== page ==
Blinken’s West Asia Tour Concludes with Mixed Results

While Washington has advocated for a “humanitarian pause” in the fighting, it has not fully endorsed the widespread call for a complete ceasefire…reports Asian Lite News

US Secretary of State Antony Blinken concluded his extensive diplomatic tour in West Asia, facing limited success in establishing a regional consensus on alleviating civilian suffering in Gaza.

Despite a busy weekend that saw him travel from Israel to Jordan, the occupied West Bank, Cyprus, and Iraq, his efforts to garner support for the Biden administration’s proposal for “humanitarian pauses” in Israel’s military campaign against Hamas met with challenges.

In Ankara, Blinken met his Turkish counterpart, Hakan Fidan, for almost two-and-a-half-hours, on Monday morning, but there was no joint statement, however, according to Al Jazeera they discussed several issues, particularly the war in Gaza and an exchange of prisoners between Hamas and Israel.

The US tried to convince Turkey to put more pressure on Hamas and make it release the captives. But Turkey was firm on its stance, stating that the prisoner release should be mutual, where Hamas releases captives and Israel releases Palestinian prisoners. Turkey also asked for an unconditional ceasefire and said there should be an international mechanism to observe the ceasefire, which Ankara would be the guarantor for, as reported by Al Jazeera.

Arab and Muslim leaders have voiced their frustration over Washington’s unwavering support for Israel during its month long assault on Gaza, which has resulted in the deaths of nearly 10,000 people, including more than a third who are children.

While Washington has advocated for a “humanitarian pause” in the fighting, it has not fully endorsed the widespread call for a complete ceasefire.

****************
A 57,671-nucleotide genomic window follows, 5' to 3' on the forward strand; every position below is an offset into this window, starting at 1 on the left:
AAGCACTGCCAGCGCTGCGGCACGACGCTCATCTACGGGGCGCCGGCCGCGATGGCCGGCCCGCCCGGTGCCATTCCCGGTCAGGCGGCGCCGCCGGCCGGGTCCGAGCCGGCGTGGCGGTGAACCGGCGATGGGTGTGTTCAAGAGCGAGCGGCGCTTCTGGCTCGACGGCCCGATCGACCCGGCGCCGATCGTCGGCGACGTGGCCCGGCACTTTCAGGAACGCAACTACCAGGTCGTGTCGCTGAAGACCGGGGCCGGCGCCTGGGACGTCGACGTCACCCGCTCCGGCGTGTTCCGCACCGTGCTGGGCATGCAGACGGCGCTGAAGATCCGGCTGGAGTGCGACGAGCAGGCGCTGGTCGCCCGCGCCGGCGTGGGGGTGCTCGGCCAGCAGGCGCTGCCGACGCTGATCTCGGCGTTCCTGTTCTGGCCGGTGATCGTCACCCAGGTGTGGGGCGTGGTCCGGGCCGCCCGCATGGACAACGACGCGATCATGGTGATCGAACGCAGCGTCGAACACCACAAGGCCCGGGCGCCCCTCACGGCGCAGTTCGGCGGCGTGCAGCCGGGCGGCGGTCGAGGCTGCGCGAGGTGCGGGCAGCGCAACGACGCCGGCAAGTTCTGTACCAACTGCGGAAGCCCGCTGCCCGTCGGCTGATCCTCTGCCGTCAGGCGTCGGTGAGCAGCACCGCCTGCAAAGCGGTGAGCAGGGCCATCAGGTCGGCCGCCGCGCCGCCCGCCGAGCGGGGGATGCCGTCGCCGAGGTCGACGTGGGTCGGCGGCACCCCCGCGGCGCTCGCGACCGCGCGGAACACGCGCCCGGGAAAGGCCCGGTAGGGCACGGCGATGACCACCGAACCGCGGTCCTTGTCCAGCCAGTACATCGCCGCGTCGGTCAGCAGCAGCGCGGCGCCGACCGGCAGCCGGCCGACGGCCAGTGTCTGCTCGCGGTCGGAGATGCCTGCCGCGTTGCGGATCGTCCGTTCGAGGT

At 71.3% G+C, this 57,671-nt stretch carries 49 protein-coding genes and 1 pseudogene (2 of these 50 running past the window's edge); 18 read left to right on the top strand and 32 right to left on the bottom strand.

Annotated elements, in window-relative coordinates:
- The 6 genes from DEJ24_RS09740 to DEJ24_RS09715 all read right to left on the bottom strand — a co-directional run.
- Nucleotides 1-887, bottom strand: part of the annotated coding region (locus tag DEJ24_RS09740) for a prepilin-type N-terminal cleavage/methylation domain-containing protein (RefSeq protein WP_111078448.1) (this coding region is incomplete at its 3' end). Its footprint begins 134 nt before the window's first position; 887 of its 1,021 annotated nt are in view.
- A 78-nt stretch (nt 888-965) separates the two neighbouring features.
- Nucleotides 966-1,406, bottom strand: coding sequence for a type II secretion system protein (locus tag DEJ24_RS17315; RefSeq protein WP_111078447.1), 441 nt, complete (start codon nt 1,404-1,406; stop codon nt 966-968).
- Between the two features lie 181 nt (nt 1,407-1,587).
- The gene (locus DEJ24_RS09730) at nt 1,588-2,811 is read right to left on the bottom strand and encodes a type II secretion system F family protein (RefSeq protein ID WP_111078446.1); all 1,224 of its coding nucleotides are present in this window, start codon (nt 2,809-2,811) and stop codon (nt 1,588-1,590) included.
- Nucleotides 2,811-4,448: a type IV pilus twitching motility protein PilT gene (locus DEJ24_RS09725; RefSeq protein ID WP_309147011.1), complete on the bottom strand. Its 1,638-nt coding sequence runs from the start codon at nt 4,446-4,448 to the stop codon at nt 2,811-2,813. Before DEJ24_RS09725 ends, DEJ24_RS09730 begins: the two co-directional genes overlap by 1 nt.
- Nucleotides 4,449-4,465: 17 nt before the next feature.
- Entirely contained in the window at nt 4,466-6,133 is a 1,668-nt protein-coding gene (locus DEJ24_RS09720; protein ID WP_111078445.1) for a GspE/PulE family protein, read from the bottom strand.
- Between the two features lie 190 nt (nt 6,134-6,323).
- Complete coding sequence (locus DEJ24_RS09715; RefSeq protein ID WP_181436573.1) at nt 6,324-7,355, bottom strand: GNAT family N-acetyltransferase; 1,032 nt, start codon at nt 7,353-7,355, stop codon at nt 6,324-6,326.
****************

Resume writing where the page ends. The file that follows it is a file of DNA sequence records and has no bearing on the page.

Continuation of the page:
Blinken’s mission, his second to the region since the war began, has encountered limited support for his diplomatic efforts. Israel has resisted the US push for a pause in the hostilities, while Arab and Muslim nations have insisted on an immediate ceasefire to alleviate the escalating casualties in Gaza, as reported by Al Jazeera.

Notably, Turkey, a strategic US ally despite occasional foreign policy disagreements, has been one of the region’s most vocal critics of Israel, accusing it of acting as a “war criminal” and committing a “massacre.”

Earlier, Ankara recalled its ambassador from Tel Aviv, with President Recep Tayyip Erdogan publicly saying he had “written off” dealing with Benjamin Netanyahu. Erdogan has also criticised Western powers for their perceived double standards, highlighting their response to the Ukraine-Russia conflict while remaining relatively quiet about the loss of innocent lives in Gaza.

During Blinken’s visit, Turkey’s frustration with Washington was evident. In what seemed like a snub, President Erdogan chose to travel across northeastern Turkey, leaving Blinken to meet with the Turkish foreign minister.

Hours before Blinken’s arrival, hundreds of demonstrators protested outside an airbase hosting US troops in southeastern Turkey, leading to confrontations with the police involving tear gas and water canisters.

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